User Data Requests – Google Transparency Report Like other technology and communications companies, Google regularly receives requests from governments and courts around the world to hand over user data. In this report, we disclose the number of requests we receive from each government in six-month periods with certain limitations . Usage of our services have increased every year, and so have the user data request numbers. We continue to look for new ways to organize information and provide more detail.
U.S. Government Requests For Google Users' Private Data Jump 37% In One Year
Track attack of the widgets I am a big fan of “Keep me logged in” (on Facebook), “Remember Me” (on Twitter), and “Stay signed in” (on Google). It’s convenient to stay logged into my favorite sites on trusted computing devices. As is so often the case when it comes to online privacy, there’s a trade-off for that convenience. It means those sites collect info about you as you surf the Web, thanks to their social widgets that are increasingly populating the websites you visit. Want More Privacy? Sign Out Of Gmail, Facebook and Twitter After Use
<img class="aligncenter size-large wp-image-38582" title="google-plus-login-page" src="http://www.wired.com/images_blogs/business/2011/07/google-plus-login-page-660x346.jpg" alt="" width="660" height="346" /> After a steady stream of angry blog posts and heated debate among its own users over the value of pseudonymity on the web, Google announced Monday that it was revising its “real name” policy, at least for display, on Google+. In a post on Google+, Google VP Bradley Horowitz promised greater transparency , particularly in suspension of user profiles. The new algorithm — human as well as computational — offers users a chance to correct their profiles before suspension. Google+ Identity Crisis: What’s at Stake With Real Names and Privacy | Epicenter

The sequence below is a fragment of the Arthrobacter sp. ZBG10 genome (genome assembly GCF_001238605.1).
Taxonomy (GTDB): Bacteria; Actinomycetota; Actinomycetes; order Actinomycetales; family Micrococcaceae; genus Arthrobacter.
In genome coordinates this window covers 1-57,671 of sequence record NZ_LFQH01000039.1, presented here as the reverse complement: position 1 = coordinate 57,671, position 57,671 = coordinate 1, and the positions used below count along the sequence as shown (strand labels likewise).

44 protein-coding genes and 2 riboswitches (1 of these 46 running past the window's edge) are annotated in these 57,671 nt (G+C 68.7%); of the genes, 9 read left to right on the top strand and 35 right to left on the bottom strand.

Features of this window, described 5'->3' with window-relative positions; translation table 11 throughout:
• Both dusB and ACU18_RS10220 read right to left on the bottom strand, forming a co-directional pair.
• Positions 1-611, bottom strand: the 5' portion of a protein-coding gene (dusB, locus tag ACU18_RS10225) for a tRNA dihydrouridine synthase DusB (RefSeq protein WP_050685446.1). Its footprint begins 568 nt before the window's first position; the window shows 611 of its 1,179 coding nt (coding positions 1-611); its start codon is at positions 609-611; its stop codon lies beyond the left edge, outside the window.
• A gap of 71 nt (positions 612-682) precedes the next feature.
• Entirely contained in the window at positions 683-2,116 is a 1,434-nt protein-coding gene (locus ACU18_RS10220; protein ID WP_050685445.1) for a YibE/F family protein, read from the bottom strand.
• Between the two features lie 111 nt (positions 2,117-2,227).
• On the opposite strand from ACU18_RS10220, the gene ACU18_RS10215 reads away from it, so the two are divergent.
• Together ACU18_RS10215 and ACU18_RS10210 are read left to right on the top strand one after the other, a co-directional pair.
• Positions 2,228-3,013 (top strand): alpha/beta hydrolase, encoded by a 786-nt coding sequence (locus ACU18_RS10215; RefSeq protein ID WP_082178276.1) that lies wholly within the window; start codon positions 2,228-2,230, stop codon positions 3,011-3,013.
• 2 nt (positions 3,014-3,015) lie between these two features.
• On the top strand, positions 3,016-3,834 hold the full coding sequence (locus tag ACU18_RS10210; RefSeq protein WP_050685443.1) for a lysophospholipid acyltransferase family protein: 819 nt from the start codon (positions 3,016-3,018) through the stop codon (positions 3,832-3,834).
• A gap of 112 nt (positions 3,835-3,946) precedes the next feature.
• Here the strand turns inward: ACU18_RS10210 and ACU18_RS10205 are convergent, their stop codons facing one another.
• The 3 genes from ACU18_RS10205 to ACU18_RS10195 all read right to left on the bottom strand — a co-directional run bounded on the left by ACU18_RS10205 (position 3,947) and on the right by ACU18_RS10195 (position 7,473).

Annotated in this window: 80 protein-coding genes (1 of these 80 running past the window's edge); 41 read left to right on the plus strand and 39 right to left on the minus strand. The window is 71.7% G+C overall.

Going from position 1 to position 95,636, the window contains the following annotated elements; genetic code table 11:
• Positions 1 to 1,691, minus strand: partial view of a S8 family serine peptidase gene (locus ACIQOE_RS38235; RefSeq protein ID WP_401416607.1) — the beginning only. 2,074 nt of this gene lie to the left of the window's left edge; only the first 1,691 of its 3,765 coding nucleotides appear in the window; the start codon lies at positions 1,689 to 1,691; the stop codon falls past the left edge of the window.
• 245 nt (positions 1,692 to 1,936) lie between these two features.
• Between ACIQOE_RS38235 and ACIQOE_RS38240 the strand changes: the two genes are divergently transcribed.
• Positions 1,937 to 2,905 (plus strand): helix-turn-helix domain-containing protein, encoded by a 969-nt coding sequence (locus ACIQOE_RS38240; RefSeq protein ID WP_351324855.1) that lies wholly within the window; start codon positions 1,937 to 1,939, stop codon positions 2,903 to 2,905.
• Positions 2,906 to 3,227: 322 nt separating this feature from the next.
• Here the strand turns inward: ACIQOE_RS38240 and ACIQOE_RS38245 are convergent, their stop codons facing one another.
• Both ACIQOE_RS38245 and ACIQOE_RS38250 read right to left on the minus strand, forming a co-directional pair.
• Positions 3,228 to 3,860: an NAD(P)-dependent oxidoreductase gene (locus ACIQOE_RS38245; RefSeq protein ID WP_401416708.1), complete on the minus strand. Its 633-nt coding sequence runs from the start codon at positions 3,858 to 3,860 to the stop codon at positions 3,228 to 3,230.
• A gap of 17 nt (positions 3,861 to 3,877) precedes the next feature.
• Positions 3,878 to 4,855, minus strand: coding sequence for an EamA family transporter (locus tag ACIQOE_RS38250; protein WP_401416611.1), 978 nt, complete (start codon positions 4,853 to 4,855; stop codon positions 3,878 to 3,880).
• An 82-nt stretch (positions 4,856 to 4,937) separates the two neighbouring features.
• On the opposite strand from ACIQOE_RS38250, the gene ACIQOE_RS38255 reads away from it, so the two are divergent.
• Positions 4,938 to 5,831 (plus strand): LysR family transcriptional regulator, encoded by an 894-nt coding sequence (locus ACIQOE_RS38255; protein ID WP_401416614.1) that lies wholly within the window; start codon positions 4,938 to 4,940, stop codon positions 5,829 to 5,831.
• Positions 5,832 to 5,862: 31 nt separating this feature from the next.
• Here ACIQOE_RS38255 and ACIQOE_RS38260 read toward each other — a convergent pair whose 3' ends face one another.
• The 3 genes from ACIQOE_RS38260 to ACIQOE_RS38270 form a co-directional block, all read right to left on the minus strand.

Google+ and Privacy: A Roundup July 3, 2011 at 7:04 pm By all accounts, Google has done a great job with Plus , both on privacy and on the closely related goal of better capturing real-life social nuances.  This article will summarize the privacy discussions I’ve had in the first few days of using the service and the news I’ve come across. The origin of Circles “Circles,” as you’re probably aware, is the big privacy-enhancing feature. A presentation titled “ The Real-Life Social Network ” by user-experience designer Paul Adams almost exactly a year ago went viral in the tech community; it looks likely this was the genesis, or at least a crystallization, of the Circles concept. But Adams defected to Facebook a few months later, which lead to speculation that it was the end of whatever plans Google may have had for the concept.
My Name Is Me | be yourself online | Rights & Liberties
Google is making data that is stored in its European data centres accessible to authorities in the United States. When asked by the German language WirtschaftsWoche magazine, a company spokesperson said that Google has passed on European user data to US intelligence services on several occasions. US laws such as the Patriot Act require companies based in the country to make even data that is stored abroad accessible to the US authorities. Google also passes on European data to US authorities